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ObamaCare will drive government share of health spend to 2/3 by 2025

July 22, 2017

If Republican efforts to repeal and/or replace Obamacare fail, the law is on track to drive the taxpayer share of U.S. health spending to two-thirds by the year 2025.

Some have labeled President Obama a foreign policy failure while others have noted that he oversaw an economic recovery that was the weakest in the entire post-World War II era,   But he excelled at increasing federal government spending, especially on health care. As a consequence, the federal share of national health spending grew by about one-eighth between 2008 and 2016 and by the year 2025 is projected to have increased by nearly one-fifth. By 2025, federal, state and local taxpayers will be financing fully two-thirds of American health care . Some might say “not bad for government work.”

Careful readers might also note that the state and local government share of national health spending shrank slightly during the same period–a reflection of President Obama’s vision to give Uncle Sam a bigger role in health care, displacing decisions formerly made by state and local governments and the private sector in the process.

These figures will be news to health policy wonks who pay careful attention to the official annual health expenditure projections put out by the Centers for Medicare and Medicaid Services.  According to the CMS “sponsor” view, the federal government will bankroll only 29.7% of health spending in 2026, while state and local governments pick up only 10.9%. This amounts to a grand total of only about 40% of health spending.

But the CMS arrives at this view by counting Medicare payroll taxes as being paid by employers and employees (i.e., households) and by ignoring the literally hundreds of billions of dollars in health-related tax expenditures–the largest of which is the tax exclusion for employer-provided health coverage. In 2016 alone, the federal government lost over $300 billion in revenues due to such tax expenditures and states/local governments lost an additional $40 billion. By 2025, the federal tax revenue loss alone will have climbed to more than one half trillion every year!

CMS has been putting out these figures for many years, well before President Obama was elected to office. So I am not implying there’s an insidious plot to hide the true size of tax-financed health spending in America. But I will say that the readily available published figures rather significantly understate the actual role of tax financing in the American health system–a concern I expressed in my book published 5 years ago (Fig. 3.4b).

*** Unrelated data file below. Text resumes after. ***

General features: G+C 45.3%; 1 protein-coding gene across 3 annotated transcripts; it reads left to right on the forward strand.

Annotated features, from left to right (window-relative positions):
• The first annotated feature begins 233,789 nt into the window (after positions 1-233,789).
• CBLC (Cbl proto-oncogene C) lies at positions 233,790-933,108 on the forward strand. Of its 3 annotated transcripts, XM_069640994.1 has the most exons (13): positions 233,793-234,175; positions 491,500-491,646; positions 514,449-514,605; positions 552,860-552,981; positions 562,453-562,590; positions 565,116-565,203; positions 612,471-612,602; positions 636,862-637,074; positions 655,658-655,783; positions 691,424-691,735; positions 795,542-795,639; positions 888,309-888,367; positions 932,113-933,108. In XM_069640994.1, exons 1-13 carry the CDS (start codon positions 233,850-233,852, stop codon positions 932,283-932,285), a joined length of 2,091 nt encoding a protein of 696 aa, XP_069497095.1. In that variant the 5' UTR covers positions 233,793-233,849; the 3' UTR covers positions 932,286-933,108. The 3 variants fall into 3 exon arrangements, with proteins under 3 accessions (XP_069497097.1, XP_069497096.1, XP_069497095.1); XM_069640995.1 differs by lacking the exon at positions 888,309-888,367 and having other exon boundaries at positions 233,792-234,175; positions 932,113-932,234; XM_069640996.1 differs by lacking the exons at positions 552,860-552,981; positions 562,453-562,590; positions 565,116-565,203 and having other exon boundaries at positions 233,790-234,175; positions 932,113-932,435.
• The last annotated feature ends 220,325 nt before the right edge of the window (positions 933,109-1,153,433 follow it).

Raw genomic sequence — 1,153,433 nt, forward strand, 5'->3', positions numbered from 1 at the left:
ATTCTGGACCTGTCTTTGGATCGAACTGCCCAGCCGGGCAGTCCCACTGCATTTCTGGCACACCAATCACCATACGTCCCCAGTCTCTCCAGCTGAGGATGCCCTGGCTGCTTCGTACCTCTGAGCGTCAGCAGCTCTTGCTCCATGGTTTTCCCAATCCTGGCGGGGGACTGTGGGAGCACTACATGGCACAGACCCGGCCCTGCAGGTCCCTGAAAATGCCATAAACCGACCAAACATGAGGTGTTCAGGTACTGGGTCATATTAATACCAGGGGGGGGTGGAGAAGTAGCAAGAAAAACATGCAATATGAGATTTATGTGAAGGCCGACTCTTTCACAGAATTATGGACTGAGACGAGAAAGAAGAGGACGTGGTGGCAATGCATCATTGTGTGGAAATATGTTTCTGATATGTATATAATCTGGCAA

But it certainly is important for policymaking to understand accurately the role of federal, state and local taxes in financing U.S. health spending. At the margin, each dollar of tax-financed health spending shrinks the economy by 44 cents.  When government pays for two-thirds of health care and health care consumes 19.9% of GDP (which is the official CMS forecast for 2025), these figures imply we will forego 5.9% of GDP due to tax-financed health care (this year, such a loss of GDP would exceed $1.1 trillion dollars! That’s about $3,000 per U.S. resident. In short, this is not a minor issue to be swept under the rug, but instead a number whose annual size ought to be deliberately pondered rather than passively accepted).

So we would do well to minimize rather than maximize the share of health spending funded by taxpayers.  In light of this enormous “excess burden” (the economists’ term for this drag on the economy), it makes little sense for Uncle Sam to be financing Warren Buffett’s Medicare (or mine, for that matter) or to be lavishing distributing subsidies across a wide swath of Americans instead of just those who truly cannot afford to pay for their own health care.

In a perfect world, Republicans would take on the $300+ billion a year tax exclusion as part of tax reform. The revenue savings would be more than enough to finance a more sane and sensible regime of universal tax credits that would provide everyone with the means to purchase catastrophic coverage but not incentivize people to buy lavish policies with little cost-sharing or that cover routine care that grown-ups can and should budget on their own, just as they budget routine maintenance expenses for their cars and houses [1].  No one expects (indeed, to my knowledge, the market does not offer) homeowners insurance that pays for mowing the lawn or auto insurance that pays for gasoline and oil changes. Except for the fact that misguided tax policy has fueled demand for it, there is no good reason for health insurance to cover the analogous expenses for humans.

But as the Republican debacle over repeal of Obamacare reveals, taking away subsidies from Americans or state policymakers who are addicted to them is a singular challenge . It remains to be seen whether Republican leadership is up to the task.

http://bit.ly/2vwpEkY

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